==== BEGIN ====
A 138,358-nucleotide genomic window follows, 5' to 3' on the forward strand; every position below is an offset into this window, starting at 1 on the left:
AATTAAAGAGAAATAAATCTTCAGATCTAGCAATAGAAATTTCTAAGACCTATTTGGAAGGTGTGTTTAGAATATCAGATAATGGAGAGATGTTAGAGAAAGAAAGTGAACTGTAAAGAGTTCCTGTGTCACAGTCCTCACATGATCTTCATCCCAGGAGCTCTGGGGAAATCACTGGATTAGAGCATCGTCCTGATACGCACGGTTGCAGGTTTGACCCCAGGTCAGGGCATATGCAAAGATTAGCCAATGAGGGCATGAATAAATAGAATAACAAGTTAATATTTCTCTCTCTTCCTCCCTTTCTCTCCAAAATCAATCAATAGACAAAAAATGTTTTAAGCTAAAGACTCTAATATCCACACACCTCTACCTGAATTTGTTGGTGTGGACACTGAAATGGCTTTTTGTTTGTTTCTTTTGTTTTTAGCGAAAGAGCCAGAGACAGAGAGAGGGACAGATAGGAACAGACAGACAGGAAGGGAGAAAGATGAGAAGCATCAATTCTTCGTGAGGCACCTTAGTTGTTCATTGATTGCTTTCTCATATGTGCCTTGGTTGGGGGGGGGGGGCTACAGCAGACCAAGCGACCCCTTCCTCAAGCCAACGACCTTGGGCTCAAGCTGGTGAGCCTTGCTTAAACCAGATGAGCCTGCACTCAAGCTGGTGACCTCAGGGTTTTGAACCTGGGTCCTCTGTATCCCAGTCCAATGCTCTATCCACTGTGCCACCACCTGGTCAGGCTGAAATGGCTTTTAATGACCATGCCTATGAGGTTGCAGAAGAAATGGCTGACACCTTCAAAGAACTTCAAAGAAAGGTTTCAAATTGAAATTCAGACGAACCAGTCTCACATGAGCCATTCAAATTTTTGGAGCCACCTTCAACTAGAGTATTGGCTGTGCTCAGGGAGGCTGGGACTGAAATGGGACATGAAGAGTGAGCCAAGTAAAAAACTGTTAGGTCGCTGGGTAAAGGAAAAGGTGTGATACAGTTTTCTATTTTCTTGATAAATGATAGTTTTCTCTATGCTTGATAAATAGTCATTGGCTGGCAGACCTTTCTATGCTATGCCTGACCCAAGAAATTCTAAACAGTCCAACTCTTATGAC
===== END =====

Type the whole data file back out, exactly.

A 138,358-nucleotide genomic window follows, 5' to 3' on the forward strand; every position below is an offset into this window, starting at 1 on the left:
AATTAAAGAGAAATAAATCTTCAGATCTAGCAATAGAAATTTCTAAGACCTATTTGGAAGGTGTGTTTAGAATATCAGATAATGGAGAGATGTTAGAGAAAGAAAGTGAACTGTAAAGAGTTCCTGTGTCACAGTCCTCACATGATCTTCATCCCAGGAGCTCTGGGGAAATCACTGGATTAGAGCATCGTCCTGATACGCACGGTTGCAGGTTTGACCCCAGGTCAGGGCATATGCAAAGATTAGCCAATGAGGGCATGAATAAATAGAATAACAAGTTAATATTTCTCTCTCTTCCTCCCTTTCTCTCCAAAATCAATCAATAGACAAAAAATGTTTTAAGCTAAAGACTCTAATATCCACACACCTCTACCTGAATTTGTTGGTGTGGACACTGAAATGGCTTTTTGTTTGTTTCTTTTGTTTTTAGCGAAAGAGCCAGAGACAGAGAGAGGGACAGATAGGAACAGACAGACAGGAAGGGAGAAAGATGAGAAGCATCAATTCTTCGTGAGGCACCTTAGTTGTTCATTGATTGCTTTCTCATATGTGCCTTGGTTGGGGGGGGGGGGCTACAGCAGACCAAGCGACCCCTTCCTCAAGCCAACGACCTTGGGCTCAAGCTGGTGAGCCTTGCTTAAACCAGATGAGCCTGCACTCAAGCTGGTGACCTCAGGGTTTTGAACCTGGGTCCTCTGTATCCCAGTCCAATGCTCTATCCACTGTGCCACCACCTGGTCAGGCTGAAATGGCTTTTAATGACCATGCCTATGAGGTTGCAGAAGAAATGGCTGACACCTTCAAAGAACTTCAAAGAAAGGTTTCAAATTGAAATTCAGACGAACCAGTCTCACATGAGCCATTCAAATTTTTGGAGCCACCTTCAACTAGAGTATTGGCTGTGCTCAGGGAGGCTGGGACTGAAATGGGACATGAAGAGTGAGCCAAGTAAAAAACTGTTAGGTCGCTGGGTAAAGGAAAAGGTGTGATACAGTTTTCTATTTTCTTGATAAATGATAGTTTTCTCTATGCTTGATAAATAGTCATTGGCTGGCAGACCTTTCTATGCTATGCCTGACCCAAGAAATTCTAAACAGTCCAACTCTTATGAC